National / International News

UK economic gap with London 'widens'

BBC - Mon, 2014-01-27 05:21
The economic gap between London and the rest of the UK is widening because other cities are "punching below their weight", new research claims.

Murray down to world number six

BBC - Mon, 2014-01-27 05:21
Andy Murray falls to six in the official ATP rankings, with Australian Open champion Stanislas Wawrinka up to third.

Day in pictures: 27 January 2014

BBC - Mon, 2014-01-27 05:21
24 hours of news photos: 27 January

VIDEO: Better for business: Osborne or Balls?

BBC - Mon, 2014-01-27 05:20
As Labour promises to bring back the 50p tax rate, Adam Fleming tests the mood among commuters about trust in the chancellor and shadow chancellor.

Start-ups challenge big banks' technology

BBC - Mon, 2014-01-27 05:16
The small tech guys challenging the financial giants

Coffee's cheap right now, and you should be worried

Marketplace - American Public Media - Mon, 2014-01-27 05:13

Attention latte lovers, Folgers fanatics and espresso enthusiasts, your favorite cold weather beverage is getting cheaper. Coffee prices are near historic lows. Great news, right? Turns out, it’s not. To learn why, I headed to a large waterfront warehouse in Brooklyn’s Red Hook neighborhood to talk with Ed Kaufmann, director of roasting for Joe, a chain of specialty coffee shops.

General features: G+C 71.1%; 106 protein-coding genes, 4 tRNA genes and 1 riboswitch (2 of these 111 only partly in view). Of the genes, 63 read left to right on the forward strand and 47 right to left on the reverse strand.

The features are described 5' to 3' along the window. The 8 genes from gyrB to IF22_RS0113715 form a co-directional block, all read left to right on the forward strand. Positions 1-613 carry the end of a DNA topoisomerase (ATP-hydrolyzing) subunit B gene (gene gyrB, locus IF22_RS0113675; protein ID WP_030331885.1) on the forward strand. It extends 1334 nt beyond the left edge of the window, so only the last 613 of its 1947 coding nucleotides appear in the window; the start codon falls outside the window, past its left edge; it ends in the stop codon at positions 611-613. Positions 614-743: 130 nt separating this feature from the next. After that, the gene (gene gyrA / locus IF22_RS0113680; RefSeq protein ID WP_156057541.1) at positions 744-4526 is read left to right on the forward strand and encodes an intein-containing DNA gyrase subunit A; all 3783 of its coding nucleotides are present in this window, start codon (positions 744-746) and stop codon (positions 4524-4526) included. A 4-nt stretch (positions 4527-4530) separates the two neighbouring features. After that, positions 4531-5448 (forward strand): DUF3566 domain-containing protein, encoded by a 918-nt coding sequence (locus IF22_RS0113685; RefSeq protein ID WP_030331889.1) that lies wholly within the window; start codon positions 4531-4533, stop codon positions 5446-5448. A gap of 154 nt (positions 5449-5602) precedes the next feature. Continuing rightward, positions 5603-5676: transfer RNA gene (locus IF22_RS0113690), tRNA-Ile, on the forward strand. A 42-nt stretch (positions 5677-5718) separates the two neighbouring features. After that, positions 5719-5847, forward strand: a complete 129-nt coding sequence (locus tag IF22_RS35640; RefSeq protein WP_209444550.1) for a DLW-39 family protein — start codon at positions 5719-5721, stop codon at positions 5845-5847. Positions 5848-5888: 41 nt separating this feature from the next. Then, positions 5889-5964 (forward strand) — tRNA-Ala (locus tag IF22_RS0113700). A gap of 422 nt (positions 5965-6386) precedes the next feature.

He started me off by showing me his coffee roaster, which resembles a large, stainless steel washing machine. Through a small window, you can see cream-colored beans from Mexico being roasted to a deep brown.

"The beans we use are seasonal. We have coffees from Central America and Ethopia and now we’re transitioning into Papua New Guinea, Peru and Colombia, " he says.

Coffee is the second most traded commodity in the world after oil and the price of coffee beans has been on a wild ride: In 2011, coffee hit $3 dollars a pound, a 14 year high. Since then, the price has dropped to less than half that, near historic lows. But that doesn't mean coffee shops like Joe change the price of your morning macchiato every month. "We can’t really fluctuate our prices with the fluctuation of the market," says Kaufmann. "Coffee drinkers are very sensitive to increases in prices."

So, when prices rise, Joe tightens its belt, cutting travel and staffing. When coffee prices drop, staffing and travel get beefed up and Joe uses fancier beans.

But when the prices drop as much as they have recently, it only sets us up for another spike. "Coffee prices are now at such a low level that farmers are losing money," says Ross Colbert, a global beverage strategist at Rabobank. "The risk here is that farmers will replace coffee with other crops."